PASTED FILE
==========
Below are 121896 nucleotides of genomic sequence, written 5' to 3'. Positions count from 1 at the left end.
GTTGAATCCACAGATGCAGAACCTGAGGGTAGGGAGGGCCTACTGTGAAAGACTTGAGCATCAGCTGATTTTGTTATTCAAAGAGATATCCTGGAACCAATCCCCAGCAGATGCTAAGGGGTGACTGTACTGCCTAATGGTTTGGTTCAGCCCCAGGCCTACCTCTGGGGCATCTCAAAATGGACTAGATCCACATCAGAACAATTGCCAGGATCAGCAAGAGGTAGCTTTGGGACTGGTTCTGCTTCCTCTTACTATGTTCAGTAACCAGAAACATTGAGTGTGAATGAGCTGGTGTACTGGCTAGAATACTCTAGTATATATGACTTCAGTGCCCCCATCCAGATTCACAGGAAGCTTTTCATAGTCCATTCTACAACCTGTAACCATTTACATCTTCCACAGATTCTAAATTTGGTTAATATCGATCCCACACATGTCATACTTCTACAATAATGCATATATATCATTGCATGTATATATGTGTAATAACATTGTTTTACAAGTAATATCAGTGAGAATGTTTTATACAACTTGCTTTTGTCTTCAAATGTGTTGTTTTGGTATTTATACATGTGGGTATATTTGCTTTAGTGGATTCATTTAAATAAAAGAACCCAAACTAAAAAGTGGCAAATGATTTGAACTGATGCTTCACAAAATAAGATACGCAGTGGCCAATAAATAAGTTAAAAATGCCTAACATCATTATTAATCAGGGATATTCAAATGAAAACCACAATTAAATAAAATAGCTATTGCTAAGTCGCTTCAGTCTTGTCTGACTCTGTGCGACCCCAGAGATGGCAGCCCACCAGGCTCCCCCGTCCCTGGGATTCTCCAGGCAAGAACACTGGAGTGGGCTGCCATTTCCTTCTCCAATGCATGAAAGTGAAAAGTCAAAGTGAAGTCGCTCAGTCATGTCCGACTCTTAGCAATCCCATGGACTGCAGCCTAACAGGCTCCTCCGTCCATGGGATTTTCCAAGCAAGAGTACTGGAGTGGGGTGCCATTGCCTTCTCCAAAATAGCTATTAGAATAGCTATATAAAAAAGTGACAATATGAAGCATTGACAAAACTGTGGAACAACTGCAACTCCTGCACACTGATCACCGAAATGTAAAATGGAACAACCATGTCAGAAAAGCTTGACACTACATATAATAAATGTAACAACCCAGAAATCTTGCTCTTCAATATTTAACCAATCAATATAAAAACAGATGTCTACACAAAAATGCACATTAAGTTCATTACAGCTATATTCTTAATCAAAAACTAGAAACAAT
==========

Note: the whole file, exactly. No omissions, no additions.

Below are 121896 nucleotides of genomic sequence, written 5' to 3'. Positions count from 1 at the left end.
GTTGAATCCACAGATGCAGAACCTGAGGGTAGGGAGGGCCTACTGTGAAAGACTTGAGCATCAGCTGATTTTGTTATTCAAAGAGATATCCTGGAACCAATCCCCAGCAGATGCTAAGGGGTGACTGTACTGCCTAATGGTTTGGTTCAGCCCCAGGCCTACCTCTGGGGCATCTCAAAATGGACTAGATCCACATCAGAACAATTGCCAGGATCAGCAAGAGGTAGCTTTGGGACTGGTTCTGCTTCCTCTTACTATGTTCAGTAACCAGAAACATTGAGTGTGAATGAGCTGGTGTACTGGCTAGAATACTCTAGTATATATGACTTCAGTGCCCCCATCCAGATTCACAGGAAGCTTTTCATAGTCCATTCTACAACCTGTAACCATTTACATCTTCCACAGATTCTAAATTTGGTTAATATCGATCCCACACATGTCATACTTCTACAATAATGCATATATATCATTGCATGTATATATGTGTAATAACATTGTTTTACAAGTAATATCAGTGAGAATGTTTTATACAACTTGCTTTTGTCTTCAAATGTGTTGTTTTGGTATTTATACATGTGGGTATATTTGCTTTAGTGGATTCATTTAAATAAAAGAACCCAAACTAAAAAGTGGCAAATGATTTGAACTGATGCTTCACAAAATAAGATACGCAGTGGCCAATAAATAAGTTAAAAATGCCTAACATCATTATTAATCAGGGATATTCAAATGAAAACCACAATTAAATAAAATAGCTATTGCTAAGTCGCTTCAGTCTTGTCTGACTCTGTGCGACCCCAGAGATGGCAGCCCACCAGGCTCCCCCGTCCCTGGGATTCTCCAGGCAAGAACACTGGAGTGGGCTGCCATTTCCTTCTCCAATGCATGAAAGTGAAAAGTCAAAGTGAAGTCGCTCAGTCATGTCCGACTCTTAGCAATCCCATGGACTGCAGCCTAACAGGCTCCTCCGTCCATGGGATTTTCCAAGCAAGAGTACTGGAGTGGGGTGCCATTGCCTTCTCCAAAATAGCTATTAGAATAGCTATATAAAAAAGTGACAATATGAAGCATTGACAAAACTGTGGAACAACTGCAACTCCTGCACACTGATCACCGAAATGTAAAATGGAACAACCATGTCAGAAAAGCTTGACACTACATATAATAAATGTAACAACCCAGAAATCTTGCTCTTCAATATTTAACCAATCAATATAAAAACAGATGTCTACACAAAAATGCACATTAAGTTCATTACAGCTATATTCTTAATCAAAAACTAGAAACAAT